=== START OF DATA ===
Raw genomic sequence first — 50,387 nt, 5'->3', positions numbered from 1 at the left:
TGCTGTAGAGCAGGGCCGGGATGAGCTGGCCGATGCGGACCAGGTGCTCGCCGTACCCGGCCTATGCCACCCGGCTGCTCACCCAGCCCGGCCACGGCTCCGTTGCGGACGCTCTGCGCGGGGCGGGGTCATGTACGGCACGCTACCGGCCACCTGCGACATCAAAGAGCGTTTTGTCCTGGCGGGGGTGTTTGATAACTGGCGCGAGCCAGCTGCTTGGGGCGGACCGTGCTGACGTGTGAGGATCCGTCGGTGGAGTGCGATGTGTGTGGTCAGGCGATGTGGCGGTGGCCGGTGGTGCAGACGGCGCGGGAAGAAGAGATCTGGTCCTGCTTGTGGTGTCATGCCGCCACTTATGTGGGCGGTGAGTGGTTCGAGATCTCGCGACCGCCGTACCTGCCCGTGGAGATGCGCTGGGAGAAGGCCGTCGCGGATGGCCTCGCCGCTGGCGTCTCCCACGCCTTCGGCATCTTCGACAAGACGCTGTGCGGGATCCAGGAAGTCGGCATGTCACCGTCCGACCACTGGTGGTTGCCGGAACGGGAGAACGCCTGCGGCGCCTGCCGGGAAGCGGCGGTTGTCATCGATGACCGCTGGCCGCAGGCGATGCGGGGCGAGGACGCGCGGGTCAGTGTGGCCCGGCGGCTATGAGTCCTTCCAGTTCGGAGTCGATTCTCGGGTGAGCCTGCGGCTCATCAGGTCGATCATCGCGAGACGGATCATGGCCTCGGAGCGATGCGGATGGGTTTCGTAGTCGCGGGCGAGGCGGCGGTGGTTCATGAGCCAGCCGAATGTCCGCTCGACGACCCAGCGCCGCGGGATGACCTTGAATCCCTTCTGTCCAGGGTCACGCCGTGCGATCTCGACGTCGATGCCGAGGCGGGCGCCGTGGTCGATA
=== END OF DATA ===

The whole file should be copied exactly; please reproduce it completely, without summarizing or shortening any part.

Raw genomic sequence first — 50,387 nt, 5'->3', positions numbered from 1 at the left:
TGCTGTAGAGCAGGGCCGGGATGAGCTGGCCGATGCGGACCAGGTGCTCGCCGTACCCGGCCTATGCCACCCGGCTGCTCACCCAGCCCGGCCACGGCTCCGTTGCGGACGCTCTGCGCGGGGCGGGGTCATGTACGGCACGCTACCGGCCACCTGCGACATCAAAGAGCGTTTTGTCCTGGCGGGGGTGTTTGATAACTGGCGCGAGCCAGCTGCTTGGGGCGGACCGTGCTGACGTGTGAGGATCCGTCGGTGGAGTGCGATGTGTGTGGTCAGGCGATGTGGCGGTGGCCGGTGGTGCAGACGGCGCGGGAAGAAGAGATCTGGTCCTGCTTGTGGTGTCATGCCGCCACTTATGTGGGCGGTGAGTGGTTCGAGATCTCGCGACCGCCGTACCTGCCCGTGGAGATGCGCTGGGAGAAGGCCGTCGCGGATGGCCTCGCCGCTGGCGTCTCCCACGCCTTCGGCATCTTCGACAAGACGCTGTGCGGGATCCAGGAAGTCGGCATGTCACCGTCCGACCACTGGTGGTTGCCGGAACGGGAGAACGCCTGCGGCGCCTGCCGGGAAGCGGCGGTTGTCATCGATGACCGCTGGCCGCAGGCGATGCGGGGCGAGGACGCGCGGGTCAGTGTGGCCCGGCGGCTATGAGTCCTTCCAGTTCGGAGTCGATTCTCGGGTGAGCCTGCGGCTCATCAGGTCGATCATCGCGAGACGGATCATGGCCTCGGAGCGATGCGGATGGGTTTCGTAGTCGCGGGCGAGGCGGCGGTGGTTCATGAGCCAGCCGAATGTCCGCTCGACGACCCAGCGCCGCGGGATGACCTTGAATCCCTTCTGTCCAGGGTCACGCCGTGCGATCTCGACGTCGATGCCGAGGCGGGCGCCGTGGTCGATA